Today we will setup an environment where we can develop and debug code remotely on a Linux environment.

This is useful for a number of reasons:

  • The remote machine is a server environment (that is to say, there is no UI component)
  • You do not have physical access to the environment
  • You want to use your local IDE, environment and configuration.

On the machine you want to develop on, setup a SSH client.

1 - Setup SSH Client

Operating System Instructions
Windows 10 1803+ / Server 2016/2019 1803+ Install the Windows OpenSSH Client
Earlier Windows Install Git for Windows
Debian/Ubuntu Run sudo apt-get install openssh-client
RHEL / Fedora / CentOS Run sudo yum install openssh-client

2 - Install Visual Studio Code

If you haven’t already, install Visual Studio Code. The easiest way is through chocolatey

choco install vscode

3 - Install The Remote Development Pack

In VS Code, install this the remote development pack extension

Once installed you should see this in the extensions pane

On the machine you want the code to run on, setup a SSH server, if you do not already have one.

If you are using Debian, or a Debian based Linux you can check with this command

dpkg -s openssh-server | grep Status

You should get a response like this if it is installed

If it’s not installed, here are the steps for your OS

Operating System Instructions
Debian 8+ / Ubuntu 16.04+ Run sudo apt-get install openssh-server
RHEL / CentOS 7+ Run sudo yum install openssh-server && sudo systemctl start sshd.service && sudo systemctl enable sshd.service
SuSE 12+ / openSUSE 42.3+ In Yast, go to Services Manager, select “sshd” in the list, and click Enable. Next go to Firewall, select the Permanent configuration, and under services check sshd.
Windows 10 1803+ / Server 2016/2019 1803+ Install the Windows OpenSSH Server
macOS 10.14+ (Mojave) Enable Remote Login

Once that is setup now we can attempt a connection.

For the rest of this example, I will be connecting to a remote Ubuntu box.

First, hit Ctrl + P to open the command bar. Type remote-ssh into the command.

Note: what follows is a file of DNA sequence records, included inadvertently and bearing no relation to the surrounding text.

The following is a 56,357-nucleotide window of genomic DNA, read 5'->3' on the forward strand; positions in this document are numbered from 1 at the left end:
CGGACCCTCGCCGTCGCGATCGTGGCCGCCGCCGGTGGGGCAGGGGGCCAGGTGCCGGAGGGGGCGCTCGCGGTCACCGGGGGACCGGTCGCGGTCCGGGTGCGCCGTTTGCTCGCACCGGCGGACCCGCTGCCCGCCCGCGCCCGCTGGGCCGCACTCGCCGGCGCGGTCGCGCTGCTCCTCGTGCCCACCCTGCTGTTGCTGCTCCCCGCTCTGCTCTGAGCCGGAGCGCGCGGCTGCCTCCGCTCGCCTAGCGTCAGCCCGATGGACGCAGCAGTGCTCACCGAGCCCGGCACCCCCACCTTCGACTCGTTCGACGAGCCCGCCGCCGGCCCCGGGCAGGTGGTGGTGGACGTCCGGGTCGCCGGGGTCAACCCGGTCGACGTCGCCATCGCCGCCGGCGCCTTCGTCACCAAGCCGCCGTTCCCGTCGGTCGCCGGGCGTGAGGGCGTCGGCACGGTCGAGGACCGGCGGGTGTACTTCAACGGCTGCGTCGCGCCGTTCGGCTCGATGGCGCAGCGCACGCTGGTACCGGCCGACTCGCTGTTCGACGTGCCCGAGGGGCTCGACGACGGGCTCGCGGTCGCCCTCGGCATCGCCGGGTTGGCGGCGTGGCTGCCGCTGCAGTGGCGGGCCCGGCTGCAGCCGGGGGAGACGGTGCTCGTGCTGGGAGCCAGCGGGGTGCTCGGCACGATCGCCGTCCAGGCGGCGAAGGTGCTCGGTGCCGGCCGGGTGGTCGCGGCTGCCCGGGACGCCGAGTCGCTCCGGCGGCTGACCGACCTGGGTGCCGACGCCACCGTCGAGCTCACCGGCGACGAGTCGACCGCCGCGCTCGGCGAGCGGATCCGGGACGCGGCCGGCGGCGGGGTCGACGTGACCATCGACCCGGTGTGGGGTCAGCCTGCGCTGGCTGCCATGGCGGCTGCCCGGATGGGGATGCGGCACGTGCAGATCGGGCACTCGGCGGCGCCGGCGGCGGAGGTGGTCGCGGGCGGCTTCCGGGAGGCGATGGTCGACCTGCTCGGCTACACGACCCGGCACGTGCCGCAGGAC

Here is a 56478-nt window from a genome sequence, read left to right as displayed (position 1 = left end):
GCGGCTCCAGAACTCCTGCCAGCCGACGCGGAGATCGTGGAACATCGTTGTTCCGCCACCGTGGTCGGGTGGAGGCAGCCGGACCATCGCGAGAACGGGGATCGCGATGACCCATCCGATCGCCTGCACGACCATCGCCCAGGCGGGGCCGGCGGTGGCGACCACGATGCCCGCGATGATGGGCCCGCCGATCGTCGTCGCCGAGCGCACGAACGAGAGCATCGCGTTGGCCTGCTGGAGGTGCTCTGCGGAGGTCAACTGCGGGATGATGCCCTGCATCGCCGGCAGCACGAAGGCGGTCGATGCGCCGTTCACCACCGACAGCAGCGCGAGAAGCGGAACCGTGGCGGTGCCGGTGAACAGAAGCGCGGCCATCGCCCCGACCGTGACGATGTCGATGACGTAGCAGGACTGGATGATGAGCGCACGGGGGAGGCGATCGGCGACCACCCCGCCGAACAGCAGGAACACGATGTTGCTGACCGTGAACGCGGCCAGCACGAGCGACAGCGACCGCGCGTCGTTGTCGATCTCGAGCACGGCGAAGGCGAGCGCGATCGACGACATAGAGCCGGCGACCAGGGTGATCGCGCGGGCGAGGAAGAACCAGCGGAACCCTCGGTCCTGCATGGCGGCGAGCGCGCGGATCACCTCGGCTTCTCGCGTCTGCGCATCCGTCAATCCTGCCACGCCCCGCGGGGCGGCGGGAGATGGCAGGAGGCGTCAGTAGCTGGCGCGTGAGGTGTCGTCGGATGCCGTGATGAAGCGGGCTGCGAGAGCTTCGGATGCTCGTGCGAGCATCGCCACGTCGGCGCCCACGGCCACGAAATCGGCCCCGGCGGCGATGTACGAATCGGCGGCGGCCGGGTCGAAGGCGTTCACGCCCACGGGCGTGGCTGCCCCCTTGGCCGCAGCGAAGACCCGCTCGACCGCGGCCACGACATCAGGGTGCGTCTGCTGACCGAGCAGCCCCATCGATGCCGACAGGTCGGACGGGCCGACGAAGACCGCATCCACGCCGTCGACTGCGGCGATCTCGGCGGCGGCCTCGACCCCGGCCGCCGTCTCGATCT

As it filters, select connect to host

Given we have never connected before, we will get a prompt to configure the remote host.

Here we choose Add New SSH Host

You’ll get this prompt:

Here you key in the command to access the remote machine.

In my case, that is

ssh rad@

I have setup password-less authentication, which saves a lot of bother. If you are on windows this post contains a script that you will need

Next you will be asked where to save the config. I believe it should not matter which you choose.

You should get a prompt to choose the remote server type - Linux, Windows or OSX. I chose Linux.

You should get this confirmation.

Finally you should see this:

Go ahead and click Connect. You should see this prompt as VS Code remotely sets up the infrastructure it needs to work its magic.

Finally if all goes well you should get the main screen of VS Code.

The next thing is to create a new project.

Open a terminal as follows:

You can also use the shortcut Ctrl + Shift + `

This should give you a terminal on the machine you are connected to, not locally.

We can then go on and create a new project.

dotnet new console -o Hello

This creates a console project and places it in the folder Hello.

Finally we can open this project. Click Open Folder

You should get the following prompt. Not that the file system displayed is the remote file system.

Here you browse to the location of the project just created.

And finally:

If all went well, the project should open.

You may also see VS Code configuring the C# plugin.

Next let us run the project.

Click the Debug button.

Then click Run. Alternatively, press F5

In the debug window we should see status messages from the debugger and finally our output.

To prove that the debugger works, we set a breakpoint in our code by clicking in the margin.

If we now run the debugger again, VS Code will stop execution at the breakpoint.

And there you have it. You can now remotely create, develop and debug applications from your primary machine.

You can always tell where you are connected on the status bar of VS Code.

Happy hacking!